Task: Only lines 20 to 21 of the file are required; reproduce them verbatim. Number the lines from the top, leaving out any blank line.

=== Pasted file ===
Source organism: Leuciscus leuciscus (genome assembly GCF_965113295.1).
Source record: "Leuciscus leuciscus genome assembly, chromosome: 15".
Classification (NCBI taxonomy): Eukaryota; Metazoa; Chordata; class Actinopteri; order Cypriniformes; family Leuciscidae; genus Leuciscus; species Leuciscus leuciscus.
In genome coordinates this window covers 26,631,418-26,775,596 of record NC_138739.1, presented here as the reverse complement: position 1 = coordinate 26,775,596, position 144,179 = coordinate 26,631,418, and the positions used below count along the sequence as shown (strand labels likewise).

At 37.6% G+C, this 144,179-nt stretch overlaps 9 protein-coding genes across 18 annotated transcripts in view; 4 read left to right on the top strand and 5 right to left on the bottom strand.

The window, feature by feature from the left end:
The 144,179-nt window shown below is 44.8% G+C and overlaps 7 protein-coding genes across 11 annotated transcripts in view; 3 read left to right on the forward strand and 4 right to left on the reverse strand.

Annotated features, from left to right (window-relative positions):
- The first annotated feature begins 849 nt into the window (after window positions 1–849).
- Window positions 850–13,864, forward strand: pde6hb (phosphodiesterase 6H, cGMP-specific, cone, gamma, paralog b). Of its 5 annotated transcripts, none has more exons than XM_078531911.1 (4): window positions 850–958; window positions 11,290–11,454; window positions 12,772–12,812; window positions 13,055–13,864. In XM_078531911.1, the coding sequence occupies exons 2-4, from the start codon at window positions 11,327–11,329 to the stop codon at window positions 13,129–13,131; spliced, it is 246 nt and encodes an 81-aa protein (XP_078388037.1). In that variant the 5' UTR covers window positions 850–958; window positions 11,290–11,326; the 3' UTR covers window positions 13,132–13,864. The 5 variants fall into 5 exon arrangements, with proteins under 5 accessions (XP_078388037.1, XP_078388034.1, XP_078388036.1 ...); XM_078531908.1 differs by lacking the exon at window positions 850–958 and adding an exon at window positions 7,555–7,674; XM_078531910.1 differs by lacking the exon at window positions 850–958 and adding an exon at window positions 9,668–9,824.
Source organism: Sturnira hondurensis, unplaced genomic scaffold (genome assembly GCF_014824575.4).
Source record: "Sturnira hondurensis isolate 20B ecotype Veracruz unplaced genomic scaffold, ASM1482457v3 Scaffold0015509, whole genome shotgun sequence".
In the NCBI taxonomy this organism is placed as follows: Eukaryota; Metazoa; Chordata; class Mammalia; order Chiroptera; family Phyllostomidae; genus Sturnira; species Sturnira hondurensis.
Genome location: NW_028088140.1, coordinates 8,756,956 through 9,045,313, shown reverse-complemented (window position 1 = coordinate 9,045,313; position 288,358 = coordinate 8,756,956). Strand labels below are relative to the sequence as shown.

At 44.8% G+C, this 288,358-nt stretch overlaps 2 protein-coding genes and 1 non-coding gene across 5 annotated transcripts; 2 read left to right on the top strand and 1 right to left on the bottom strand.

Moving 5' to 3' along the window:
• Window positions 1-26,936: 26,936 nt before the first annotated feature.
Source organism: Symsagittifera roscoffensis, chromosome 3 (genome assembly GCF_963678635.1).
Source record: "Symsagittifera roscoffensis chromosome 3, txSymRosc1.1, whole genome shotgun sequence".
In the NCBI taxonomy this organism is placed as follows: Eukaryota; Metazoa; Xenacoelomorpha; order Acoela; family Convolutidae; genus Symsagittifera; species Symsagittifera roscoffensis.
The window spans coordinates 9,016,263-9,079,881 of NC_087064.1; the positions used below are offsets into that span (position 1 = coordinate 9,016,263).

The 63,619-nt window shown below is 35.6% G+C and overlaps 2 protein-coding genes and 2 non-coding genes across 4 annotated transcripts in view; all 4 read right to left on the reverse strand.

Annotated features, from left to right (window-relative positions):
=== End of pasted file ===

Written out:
In the NCBI taxonomy this organism is placed as follows: Eukaryota; Metazoa; Xenacoelomorpha; order Acoela; family Convolutidae; genus Symsagittifera; species Symsagittifera roscoffensis.
The window spans coordinates 9,016,263-9,079,881 of NC_087064.1; the positions used below are offsets into that span (position 1 = coordinate 9,016,263).